1. Some first-hand accounts of WW2 by actual Italian Soldiers, I apologize but as their native Italian speakers the Audio is in Italian but there are English Subtitles already incorporated into the video. "Italian and American WWII veterans meet again on the mountains where they fought against each other. Part of the "On the Gothic Line" documentary.": "Corporal Colombo's company did not see frontline action, yet, in spite all the attempts to defuse tension, the situation in the rear was far from peaceful. And when the war was over and the San Marco Marines had laid down their arms, hundreds of them were seized by the partisans and shot dead in cold blood." "On January 17, 1943 at 17:30h, Ugo Balzari - ski messenger of the Tridentina Alpini Division - and the rest of the Italian 8th Army in Russia receives the order to leave the Don River Line and pull back. The Red Army has broken through the Axis lines down South, near Stalingrad. Temperatures as low as -40° and 11 Russian encirclement lines are now awaiting them. They will have to fight through all of them if they want to survive.": "After hundreds of miles on foot in the grip of the Russian winter, Ugo Balzari and what remains of the Italian 8th Army finally reach the last encirclement line at Nikolayevka. The 11th and final battle awaits them. Only 9,000 men are battle worthy, the remaining 30,000 are either wounded, frostbitten or shell-shocked. The long line of stragglers includes Germans, Hungarians, and Romanians. Men of the 40th Russian Army are waiting for them well entrenched in the village behind the railway line. Gen. Reverberi climbs up the self-propelled gun and famously shouts: “ Tridentina , forward!”" : "At the beginning of December 1941 Enzo Giordano's 6th assault company, 2nd Bn, GGFF Regiment, was deployed at the Bir el Gobi outpost. At that time Rommel was still trying to capture Tobrouk. Little he knew that General Norrie's Army Corps was heading towards him from the South in order to encircle his forces. Had Norrie succeeded, it would have been the end of the Africa Korps. Between the British VIII Army Corps and Rommel there were only these 2 battalions of the Italian GGFF Regiment. Taking them out must have looked like a walk in the park. What followed instead was the 2nd Battle of Bir el Gobi, one of the most surprising feat of arms of WWII in Africa.": "Historians often refer to Rommel's retreat in North Africa as a tactical masterpiece. Rarely do they mention that it has only been possible thanks to the fierce fight put up by Italian troops covering the Axis retreat. From El Alamein to Tunisia the men led by General Messe always held their positions against superior forces for an impossibly long time. Among them was 18 year old Enzo Giordano of the 2nd BN of the Italian GGFF Regiment. At Enfidaville the Regiment made its last stand as they kept their positions and even recaptured those lost by the Germans. The regiment kept fighting even when all German forces had surrendered. The GGFF were the last Axis unit to lay down their arms in North Africa.": "Marò Scelto (Corporal) Giovanni Tempra of the Italian Decima Mas Division talks about his close-range combat experience on the Senio River banks against units of the 8th British Army in early 1945. " "Towards the end of WW2, France wanted to payback Italy for its aggression in 1940, and started a series of actions on the border. When the French took Mt Chenaillet, a strategic outpost, from the Germans, Alpino Salvatore Daviddi, Tirano BN of the Monterosa division, volunteered to go take it back.": "In November 1944, Alpino Daviddi volunteered to capture Mt. Chenaillet, a strategic Alpine outpost in French territory. On the 21st the height was taken and he became part of the garrison in charge of defending it. He did not have to wait long for the French counterattack.": "Early in 1944, the Allies land at Anzio. Simultaneously they are also pushing from the South at Cassino where the Germans ask the Italian Decima Mas Divison for help. Egidio Cateni, 1st company of the Barbarigo Battalion and his anti-tank platoon is sent to replace a German SS unit that was in trouble. Since the Allies have more tanks than drivers, the order is to shoot to kill. Cateni in a few days claims the destruction of several Allied tanks. But it wasn't a pretty sight.": "In May 1944, Marò Antonio Crosio could not wait to join the bulk of the Barbarigo Battalion who were desperately trying to stop the Allied forces at Anzio and Nettuno. But by the time he reached his foxhole, the Allies were making progress on the Gustav Line behind them. One month later the Axis forces had to pull back from the Nettuno front to avoid encirclement. Rome was about fall. The Battalion had lost almost half of his men and what happened next, brought Crosio's service to an abrupt end.": "In April 1945 "Ardito" Domenico Lombini and his Fireteam of the "1 Battaglione d'Assalto Forlì", deployed North of the High Senio River, has to fight hard to defend his position in order to cover the retreat of Axis units pressed by the advancing Allies." "In the summer of 1944, 63 BN's artillery guns of the Legione Tagliamento were sent to the Southern Italian Front Line to face the advancing tanks of the British 8th Army. But when their 38/42 cannons got replaced with 81mm mortars, artilleryman Ernesto Trentini realized a different and uglier task was awaiting him.": "Following the September 1943 Italian Army breakdown, private Girelli was called to serve in the newly formed Italian Social Republic. As he did not care much about Fascist units, he decided to join the non-political corps of the Bersaglieri. His unit was deployed at the Italian/French border with the task of preventing the Allies from entering the country from there. In spite of the stalemate situation there, from time to time there was some shell fire exchange aimed at disrupting logistics. Little Girelli knew that after the war he would meet a fellow countryman who had been at the receiving end of his shelling..." https://www.youtube.com/watch?v=5Pb8QS8hJJ4 "On April 27 1945, Lt Capecci of the Monterosa Division is trying to take his men back home when he realizes that Shermans of the 5th US army are in hot pursuit. He orders his men to stop, turn their anti-tank cannon around and open fire.": "On Dec 26th 1944, Massimo Zamorani - Bersagliere of the Italian "Mameli" Storm BN - was sent with his platoon to free a German unit that had been surrounded.": "On Jan 17th 1945, Gian Ugo Taggiasco - Sgt of the Italian Alpine Division "Monterosa" - was sent to an advanced outpost in Tuscany's Serchio Valley. In the morning he found out that his position had been surrounded by a 100 man strong US Buffalo Div. patrol.": "Artillery LT Cesare Fiaschi of the Italian Monterosa Alpine Division, takes us through his memories of Operation Winter Storm. one of the Axis' last counter-attacks in WW2.": "On a cold December night of 1944 Helmsman Aurelio Cosatto and his crew set out on a mission. Together with 2 other MAS's (Assault Surface Vehicles) and a few smaller assault vehicles, they had to intercept an Allied supply convoy headed for Nice in the South of France. But when a silhouette finally appeared in the darkness, they quickly realized they were about to take on a tougher nut to crack.": "Lt Aladar Kummer takes us through his last commando mission beyond the Allied lines in WWII Italy." https://forum.worldofwarships.com/topic/162786-carlo-fecia-di-cossato/ Macchi C.202 Folgore "The Macchi C.202 Folgore (Italian "thunderbolt") was an Italian fighter aircraft developed and manufactured by Macchi Aeronautica. It was operated mainly by the Regia Aeronautica (RA; Royal (Italian) Air Force) in and around the Second World War. According to aviation author David Mondey, the Folgore has been considered to be one of the best wartime fighters to serve in large numbers with the Regia Aeronautica. The C.202 was designed by a team headed by the company's chief of design, Italian aeronautics engineer Mario Castoldi. As per company tradition, Macchi aircraft designed by Mario Castoldi received the "C" letter in their model designation, hence the Folgore is commonly referred to as the C.202 or MC.202. The C.202 was a development of the earlier C.200 Saetta, powered by an Italian-built version of the German Daimler-Benz DB 601Aa engine and featuring a redesigned fuselage for greater streamlining. During July 1941, the Folgore went into service with the Regia Aeronautica. In combat, it very quickly proved itself to be an effective and deadly dogfighter against its contemporaries. During its service life, the C.202 was deployed on all fronts in which Italy was involved. During late 1941, it commenced offensive operations over Malta and in North Africa, where Italian and German forces were engaged in heavy combat against British and later American operations. The C.202 continued to be used in North Africa as late as mid-1943, by which point the type was withdrawn to support defensive efforts in Sicily and the Italian mainland following their invasion by Allied forces. It also saw limited use on the Eastern Front. Following the 1943 Armistice with Italy, the type was mostly used as a trainer aircraft. The type was also operated by Croatia. The Australian ace Clive Caldwell, who fought a wide variety of German, Italian and Japanese fighters during 1941–45, later stated that the C.202 was "one of the best and most undervalued of fighters". The C.202 also had its defects: like its predecessor, the C.200, it could enter a dangerous spin. The radios were unreliable, routinely forcing pilots to communicate by waggling their wings and Western historians regard the C.202 as insufficiently armed, being furnished with just a pair of machine guns that had a tendency for jamming. Still in mid-Summer 1942, in North Africa, the Folgore achieved a ratio kill/loss better than that of the Messerschmitt Bf 109s." https://en.wikipedia.org/wiki/Macchi_C.202 Macchi C.205 Veltro "The Macchi C.205 (also known as MC.205, "MC" standing for "Macchi Castoldi") Veltro (Italian: Greyhound) was an Italian World War II fighter aircraft built by the Aeronautica Macchi. Along with the Reggiane Re.2005 and Fiat G.55, the Macchi C.205 was one of the three "Serie 5" Italian fighters built around the powerful Daimler-Benz DB 605 engine. The C.205 was a development of the earlier C.202 Folgore. With a top speed of some 640 km/h (400 mph) and equipped with a pair of 20 mm cannon as well as 12.7 mm Breda machine guns, the Macchi C.205 Veltro was highly respected by Allied and Axis pilots alike. Widely regarded as one of the best Italian aircraft of World War II, in action it proved to be extremely effective, destroying a large number of Allied bombers and capable of successfully clashing on equal terms with fighters such as the North American P-51D Mustang, a capability which encouraged the Luftwaffe to use a number of these aircraft to equip one Gruppe. However, while the C.205 was able to match the best Allied opponents in speed and maneuverability, it was introduced late in the conflict. Moreover, due to the poor Italian industrial capacity of the time, only a small production run was delivered before the end of the war. Like the Spitfire, the Veltro was tricky in its construction and thus slow to build. Italy's highest scoring ace, Adriano Visconti, achieved 11 of his 26 credited victories in the few weeks he was able to fly the Veltro, with the top scoring Sergente Maggiore pilota Luigi Gorrini shooting down 14 enemy aircraft plus six damaged with the C.205." https://en.wikipedia.org/wiki/Macchi_C.205 Fiat G.55 Centauro "The Fiat G.55 Centauro (Italian: "Centaur") was a single-engine single-seat World War II fighter aircraft used by the Regia Aeronautica and the A.N.R. (Aeronautica Nazionale Repubblicana, the Airforce of the Northern half of Italy that continued to fight for the Axis after the Armistice, refusing to accept such a humiliating surrender they fought until the war's end.) in 1943–1945. It was designed and built in Turin by Fiat. The Fiat G.55 was arguably the best type produced in Italy during World War II, (a subjective claim also frequently made for the Macchi C.205 Veltro as well as for the Reggiane Re.2005 Sagittario) but it did not enter production until 1943, when, after comparative tests against the Messerschmitt Bf 109G and the Focke-Wulf 190, the Luftwaffe itself regarded the Fiat G.55 as "the best Axis fighter". During its short operational service, mostly under the Repubblica Sociale Italiana insignia, after the 8 September 1943 armistice, this powerful, robust and fast aircraft proved itself to be an excellent interceptor at high altitude. In 1944, over Northern Italy, the Centauro clashed with British Supermarine Spitfire, P-51 Mustang, P-47 Thunderbolt and P-38 Lightning, proving to be no easy adversary. Italian fighter pilots liked their Centauro but by the time the war ended, fewer than 300 had been built.[3] By comparison, the Germans produced 35,000 Bf 109s." https://en.wikipedia.org/wiki/Fiat_G.55 Why the M38 Carcano Fucile Corto is one of the best thought-out rifles for WWII To quote the Video Description: "I would like to propose that the M38 Carcano short rifle was, despite the poor reputation of the Carcano series of rifles, one of the best thought out bolt action weapons of World War 2. Why, you ask? Well, let's consider... Only a few nations actually recognized the short ranges at which combat actually took place. Germany was one, as seen with it's 8x33mm cartridge development, and Italy was another. The sights on the M38 series of carbines were made as simple fixed notches, with no adjustments to be knocked out of place unintentionally. With a 200 meter zero (or 150 meters, with the Finnish replacement front sight), the weapon needed no adjustment to make hits out to 300 meters, which is as far as anyone could realistically engage a target. The M38 is a light and handy weapon compared to its contemporaries - 8.1 pounds and 40.2 inches (3.7kg and 1.02m) - and it fired a significantly lighter cartridge as well. The 7.35x51mm round used a 128gr (8.3g) bullet at 2400-2500 fps (735-755 m/s) depending on barrel length. This produced noticeably less recoil than rounds like the .30-06 or 8mm Mauser, which made it easier for troops to shoot effectively. The Carcano also had a 6-round capacity and fed with Mannlicher type clips, which are potentially faster to load than Mauser-type stripper clips. Today we will discuss the M38 and these features (along with its predecessor, the M91 rifle) as they appear on paper. At the same time, over on InRangeTV, today we have the first stage of a 2-Gun Action Challenge Match in which I am shooting this M38 Carcano against Karl, who is using a Mauser K98k - so we will see how the theory works out in the field!" The Beretta 38A "The Beretta 38A is not a gun that comes to mind for many people today when discussing World War Two submachine guns, but at the time it was one of the most desirable guns of its type. So - does it live up to that reputation?" As for tanks the Italians are continuously and unjustly treated as a laughing stock by modern historians, yet they seemingly lack understanding of why such designs were used; As Italy at the outbreak of the war lacked the Manufacturing capabilities to produce a "Jack-Of-All-Trades" tank like the American M4 Sherman. As such Italy had a dilemma on it's hands; It needed armored vehicles that could fulfill a multitude of different Roles, but lacked an industry to develop a tank that could do all of them. As such Italy opt'ed to set about developing a multitude of smaller vehicles that would each fulfill a very specific role, and only to be designed with that role in mind. Which in turn led to a drastically different Tank Warfare Doctrine, which leads to confusion for those trying to look at their actions through the lens of the Doctrines of the US, UK, Germany etc. In that for Italy Tankettes like the CV.33 were never designed nor intended to engage in Tank v Tank combat, instead, they were designed to be used as an Infantry support vehicle, a Reconnaissance Vehicle, and could be easily modified to function as a tow vehicle to move larger Italian 90mm Anti-Air/Anti-Tank batteries. Thusly Light tanks were designed with the belief via their doctrine that Light Tanks are solely for Reconassaince and light infantry support, and under-no controllable circumstances were they supposed to engage enemy Armor. Medium tanks were designed for the task of giving infantry support in more heavily defended areas such as trenches or fortifications and were designed with a caliber of gun (as in the M15/42) that could realiably take out any tank it would encounter in the areas it would be engaging (the Cruiser series of tanks, and the Crusaders), and were to be accompanied by an Infantry Anti-Tank division (for example the Folgore) who would be tasked with taking out tanks like M4 Shermans and Matildas, which time and time again they did so bravely, and effectively. To give you a visual idea of how the Italian Infantry Anti-Tank style divisions would go about doing so here's a clip from an old WW2 movie that shows the Folgore (a division worthy of praise and more recognition today), and should give a relative understanding of what it was like, even though some of the vehicles in the clip weren't actually used in WW2 at the time, due to it being an older film its somewhat understandable. British General Hughes of the 44th Infantry Division: "I wish to say that in all my life I have never encountered soldiers like those of the Folgore." According to American historian John W.Gordon, whose book Behind Rommel's Lines was recently translated into Italian, the British special forces were so impressed by the methods and tactics of the Italian desert corps that they actually copied them. Italy's crack paratrooper regiment, the "Folgore", sent some 5,000 of its men to El Alamein. Only 304 returned. ''The paratroopers threw themselves against oncoming tanks with Molotov cocktails and live mines,'' said Francesco Marini Dettina, a survivor of the battle who was awarded a silver medal for valor. Interviewed for a documentary, Dettina said: ''They urged us to surrender but the only answer they got came from the artillery with our last remaining shells. The British were surprised by the Italians' behavior.'' Churchill said in a speech to the House of Commons a month after El Alamein: ''We must honor the men that were the Lions of the Folgore''. As for Tank Destroyers, the Philosophy was rather simple: They were designed to deal with anything the rest of their armor couldn't deal with. And at that, they excelled! Not to mention Germany were quite fond of the Italian Tank Destroyers, using them extensively in their own ranks in the Deserts of Africa. As for a while, until they got their hands on the Italian Semovente da 75/18, besides Flak 8,8 and Italian 90mm gun emplacements, the Axis didn't have anything that could effectively take out tanks like the Matildas. The Semovente da 75/18 ( Sturmgeschütz M42 mit 75/18 850 (i) in German use ) "The Semovente da 75/18 was an Italian self-propelled gun of the Second World War. It was built by mounting the 75 mm Obice da 75/18 modello 34 mountain gun on the chassis of a M13/40, M14/41 or M15/42 tank. The first 60 were built using the M13/40 chassis and a subsequent 162 were built on the M14/41 chassis from 1941 to 1943, when the M15/43 chassis were introduced. The Semovente da 75/18 was intended to be an interim vehicle until the heavier P40 tank could be available." "Although these machines were not widely known, the vehicle performed well in its role. Though it was technically similar to the StuG III, it had a totally different role, serving as divisional artillery instead of a pure assault gun. The organic structure consisted of two artillery groups for every armored division, with two batteries each (four 75/18 each and a command vehicle). The total was of 18 75 mm L/18 (included two in reserve) and 9 command vehicles, which were characterized by additional radio equipment and a Breda 13.2 mm heavy machine gun mounted instead of the main gun. The number originally ordered, 60 total, was enough for the three armored divisions." "The Semovente da 75/18s were deployed in the North African campaign and during the Allied invasion of Sicily, alongside M tank units to provide additional firepower. Despite the fact that they were not designed to fight other tanks, their 75 mm howitzer proved ideal (thanks to its low muzzle velocity) for firing HEAT shells; its 5.2 kg HEAT shell ("Effetto Pronto" in Italian) could pierce 80 mm of armour at 500 meters, and could thus defeat tanks such as the US built M3 Grant and M4 Sherman used by the British Army. As such, these machines were responsible for many of the successes by the Italian armoured troops during 1942–43, when the medium tanks (all armed with a 47 mm gun) were no longer effective. On another account, the Semovente da 75/18 on M14 chassis allowed the Ariete and the Littorio division a somewhat wider tactical repertoire until British deployment of U.S. medium tanks negated that small advantage." "The most successful action fought by Semovente da 75/18 took place on 10 June 1942, south of Knightsbridge, during the Battle of Gazala. Thirty M3 Grant and ten M3 Stuart of 1st and 6th Royal Tank Regiment attacked a position held by the Ariete division but were repelled by Semovente da 75/18s as well as some M13/40s and gun trucks, losing three Grants and two Stuarts from 6th Royal Tank Regiment and twelve Grants and three Stuarts from 1st Royal Tank Regiment. The Italians lost two M13/40s." "Despite its limitations (namely its cramped interior and the insufficiently powerful engine in the M40 and M41 variants), the Semovente da 75/18 proved successful both in the direct support role and in anti-tank fighting; its main advantages, other than their sheer firepower, was in its thicker armor (relative to the medium tanks) and lower silhouette that made it more difficult to hit. Due to these features, the Semovente da 75/18 has been regarded as one of the few Italian armored fighting vehicles to be seriously feared by Allied tank crews, and despite the fact that it was originally conceived for a totally different role, the 75/18 often ended up replacing the standard M13/40." https://en.wikipedia.org/wiki/Semovente_da_75/18 Semovente da 90/53 "The Semovente da 90/53 was primarily developed in response to demands by Italian forces on the Eastern Front for a vehicle-mounted anti-tank weapon that could take on Soviet T-34 and KV tanks. Italian armored forces on the Eastern Front were equipped only with the L6/40 tank and Semovente 47/32 self-propelled gun; neither of these had the firepower to cope with the Soviet medium and heavy tanks. However, no Semoventi da 90/53 was ever sent to the Eastern Front." "The major drawback of the Semovente da 90/53, as with many self-propelled gun types of World War II, was the open top and rear of the gun compartment, which left the gun crew exposed to shrapnel and small arms fire. In addition, the Semovente da 90/53 had little or no armor in most areas. Because these vehicles were designed to operate far enough away from enemy vehicles to not be subject to incoming fire, this was initially not considered a problem. The small ammunition capacity of the vehicle—six rounds—was also a problem, necessitating the creation of special ammunition carriers out of Fiat L6/40 tanks, one accompanying each Semovente da 90/53 in the field. The L6 ammunition carrier carried 26 rounds, plus an additional 40 rounds in a towed trailer. It fired Effetto Pronto, or HEAT rounds, which could pierce 200mm armor plating at a range of 2,200 meters." "In the North African Campaign, the Semovente da 90/53 proved to be an effective weapon and its long-range was well suited to the flat and open desert terrain. 24 Semovente 90/53s saw service against the Allies in the 10° Raggruppamento Semoventi, which was stationed in Sicily during the Allied invasion in 1943. Following the Armistice of Cassibile in September 1943, the few surviving Semoventi da 90/53 were seized by the German Army, but were of little value in the mountainous terrain of Northern Italy where they operated. As a result, most finished their careers as long-range artillery." https://en.wikipedia.org/wiki/Semovente_da_90/53 Semovente da 75/34 "The Semovente da 75/34 was an Italian self-propelled gun developed and used during World War II. It was a 75 mm L/34 gun mounted on a M15/42 tank chassis. It saw action during the defense of Rome in 1943 and later served with the Germans in Northern Italy and the Balkans. 141 were produced during the war (60 before the Armistice of Cassibile in September 1943, 81 later under German control)." "While derived from the earlier Semovente, it differed somewhat from it; instead of two conjoined plates each 21 millimeters (0.83 in) thick, the frontal armor was made of a single 42 millimeters (1.7 in) thick plate and the casemate was modified to fit the longer gun. It had the same 192 HP petrol engine of the M15/42 which allowed for a reasonable top speed of 38.4 kilometers per hour (23.9 mph)." https://en.wikipedia.org/wiki/Semovente_da_75/34 Semovente da 105/25 or StuG M43 mit 105/25 853 (i) ^^German Semovente da 105/28 and Semovente Da 75/34 with name Heidi 3 from 71 Inf.Div. "The development of a self-propelled gun with high firepower was initiated during 1942 in parallel by Odera-Terni-Orlando (OTO) and Ansaldo. OTO proposed the installation of a 105/25 gun on the hull of a P26/40 tank. Ansaldo, for its part, proposed to use the hull of the Semovente M42 already in production and was, therefore, able to present, on 28 February 1943, its prototype to the Centro Studi Della Motorizzazione while the OTO model was still in development. The production of the Ansaldo proposal was therefore approved by the Royal Italian Army. In the final version, with an improved hull and the 105/25 gun, it was adopted on April 2, 1943, as the self-propelled M43 105/25, Bassotto ("Dachshund"). Twelve units were built and used in 1943 by the 135ª Armored Division "Ariete II", which clashed with German troops near Rome in the days following the armistice of Cassibile that went into effect on 8 and 9 September 1943. They acquitted themselves well in combat. Following the Italian surrender, the Germans, who regarded the Semovente 105/25 "Bassotto" as a very good vehicle, captured them and built an additional 91 units, renamed StuG M43 mit 105/25 853 (i) and used them against the Anglo-American forces." https://en.wikipedia.org/wiki/Semovente_da_105/25 Semovente da 75/46 or Sturmgeschütz M 43 mit 75/46 (852) (i) "After the armistice of Cassibile signed in September 1943, Northern and Central Italy fell under German control. In 1944 the progress of the war led them to order a new Italian armoured vehicle for a tank-fighting role, based on the Semovente da 105/25 self-propelled gun. The result was the Semovente da 75/46, which was renamed Sturmgeschütz M 43 mit 75/46 (852) (i) by the Germans, following their naming convention. The 75/46 shared the same "M 43" hull of the 105/25. However, the 105 mm L25 howitzer was replaced by a longer 75 mm L46 cannon – originally conceived as a FlaK cannon but also used as an anti-tank gun – which ensured a higher muzzle velocity (750 m/s instead of 510) and a far greater effective range, being able to fire a 6.5 kg (14 lb 5 oz) shell up to 13,000 m (43,000 ft) away. This gun could be loaded with HE or AP rounds; when loaded with the latter, it could pierce up to 90 mm (3.5 in) of armour from 500 m. The other main difference with its precursor was in the overall increased armour: sloped plates were applied to the casemate and others were added on the sides, above the tracks. Due to these features and despite its origins, the 75/46 is considered a tank destroyer in every respect." https://en.wikipedia.org/wiki/Semovente_da_75/46 Semovente da 149/40 This vehicle was literally just the Italian "Cannone da 149/40 modello 35" field artillery gun placed onto a modified Carro Armato M15/42 tank chassis. Didn't really do much of anything but I found the design interesting enough to include. Now onto a big screw-up on wargaming's end when it comes to Roma in-game: (Commentor Nathan Stahlwirth: https://www.youtube.com/watch?v=y9YS3GcycNQ) "When it comes to the Roma and Littorio class, There is one major misconception that really should be clarified, and that is the cause of the problems with main battery dispersion for this class. After the war, remaining ammunition for the Ansaldo 1934, the 381mm gun used on the Littorio and Veneto (Roma's guns were made by OTO/Terni) was inspected for compliance with design specifications on mass, dimensions, and assembly. It was discovered that the overwhelming majority of the ammunition did not pass this inspection in one manner or another, with most of the problems being found in the condition of the critical driving bands on the shells. This reality was glaringly demonstrated in the contrast between the shooting manifested by the Littorio/Italia, vs. that of the Vittorio Veneto. Littorio/Italia demonstrated that its grouping was accurate enough, and tight enough to cause splinter damage to RN DDs during the first "battle" of Sirte Gulf (17 December, 1941 - I don't consider it much of a battle, since the action lasted under 7 minutes), starting from a range of 35,000 yards (Source; Robert O. Dulin & William H. Garzke: Battleships Axis and Neutral Battleships of WWII, page 397). What is even more telling about the main gun accuracy, and the exceptional fire control of the Vittorio Veneto class, was that range was determined, main battery was trained, and accurate salvos delivered repeatedly against fast-moving destroyers, in under 7 minutes, with only a single turret firing, with shell flight time being roughly 65 seconds. The splintering was not a single, lucky shell, but rather, was repeated in the 3rd, 4th, and 5th salvos fired, prompting the enemy to lay down a smokescreen for protection from further damage - from a ship that was over 35,000 yards (about 20 miles) away. Keep in mind that during Bismarck's last battle, Rodney, closing from 22,000 yards, required over 10 minutes for her gunlayer to get his first straddle on Bismarck ( a huge target compared to the DDs Littorio fired at, moving at only 8 knots, not 30+). Littorio doubtlessly had properly fabricated ammunition, but Vittorio Veneto suffered from wildly misplaced groups during her Guado encounter (28 March 1941), and at 24,000 yards only scored one near miss (splinters) against RN cruisers, during 25 minutes of firing. It should be fairly obvious that, had the gun been that fundamentally defective, the ships would never have been allowed to go into service with such a glaring defect in place, especially since the gun was first designed and tested in 1934 (hence the name; "Ansaldo Model 1934"), while the first two ships were fully operational by 1940. A far more likely scenario, supported by empirical evidence and assay, is one in which Italian industry, for whatever reason, was not fabricating projectiles of consistent, and proper quality, for the M1934, and other naval rifles. Had this problem been unique to the 381mm gun, there might have been a basis for the position that the guns were to blame for the dispersion; however, given that the problem was erratic, unpredictable, and happening on other Italian ships at the same time, it's possible that the increased demands and pressures of a wartime economy may have been cause for a breakdown of the serialized production of ordnance in Italy, and lead to some units leaving the factory in less than perfect working condition." Not to mention how incorrect the layout of her Ingame armor scheme is when compared to what it was historically, and actually should be Ingame. As this has continually Irritated me as the historical placement of her armor would (Imho) make her a much more sturdy and resilient battleship. And not so prone to getting half her HP chunked off in a moments notice, and that's if your lucky and dont get just flat-out deleted.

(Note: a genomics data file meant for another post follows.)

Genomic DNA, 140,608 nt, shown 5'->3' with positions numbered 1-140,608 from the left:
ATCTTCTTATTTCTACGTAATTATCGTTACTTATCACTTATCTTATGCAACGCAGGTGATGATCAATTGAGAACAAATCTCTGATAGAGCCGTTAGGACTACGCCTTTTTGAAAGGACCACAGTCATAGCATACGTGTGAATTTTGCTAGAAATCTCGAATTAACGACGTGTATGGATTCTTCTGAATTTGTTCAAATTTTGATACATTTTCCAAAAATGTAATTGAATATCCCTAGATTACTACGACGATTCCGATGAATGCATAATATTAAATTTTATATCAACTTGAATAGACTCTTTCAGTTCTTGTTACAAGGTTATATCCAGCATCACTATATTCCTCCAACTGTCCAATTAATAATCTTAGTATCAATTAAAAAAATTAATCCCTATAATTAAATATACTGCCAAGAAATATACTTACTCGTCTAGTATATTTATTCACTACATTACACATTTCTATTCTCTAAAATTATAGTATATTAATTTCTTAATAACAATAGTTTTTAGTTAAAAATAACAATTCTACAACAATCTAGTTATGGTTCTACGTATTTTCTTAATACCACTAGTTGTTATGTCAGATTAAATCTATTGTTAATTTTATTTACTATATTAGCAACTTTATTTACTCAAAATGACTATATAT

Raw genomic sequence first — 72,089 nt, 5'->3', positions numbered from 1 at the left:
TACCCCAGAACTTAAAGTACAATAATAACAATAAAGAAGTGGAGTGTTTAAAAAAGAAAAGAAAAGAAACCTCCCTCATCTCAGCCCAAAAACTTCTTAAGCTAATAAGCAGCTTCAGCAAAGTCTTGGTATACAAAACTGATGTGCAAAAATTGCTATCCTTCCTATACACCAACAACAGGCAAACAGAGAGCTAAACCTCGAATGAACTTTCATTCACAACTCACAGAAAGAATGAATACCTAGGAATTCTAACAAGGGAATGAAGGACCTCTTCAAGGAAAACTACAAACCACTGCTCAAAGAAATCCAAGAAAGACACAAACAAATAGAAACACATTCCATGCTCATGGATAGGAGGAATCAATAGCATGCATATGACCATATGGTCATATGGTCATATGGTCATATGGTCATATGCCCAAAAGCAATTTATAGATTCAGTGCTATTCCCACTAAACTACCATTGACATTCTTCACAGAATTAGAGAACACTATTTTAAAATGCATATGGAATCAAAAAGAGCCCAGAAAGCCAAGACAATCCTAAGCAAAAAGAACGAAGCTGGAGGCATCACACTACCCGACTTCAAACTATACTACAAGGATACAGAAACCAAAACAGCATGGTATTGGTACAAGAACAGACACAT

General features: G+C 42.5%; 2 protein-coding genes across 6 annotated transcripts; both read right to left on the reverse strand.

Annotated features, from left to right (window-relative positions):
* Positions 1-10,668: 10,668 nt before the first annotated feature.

×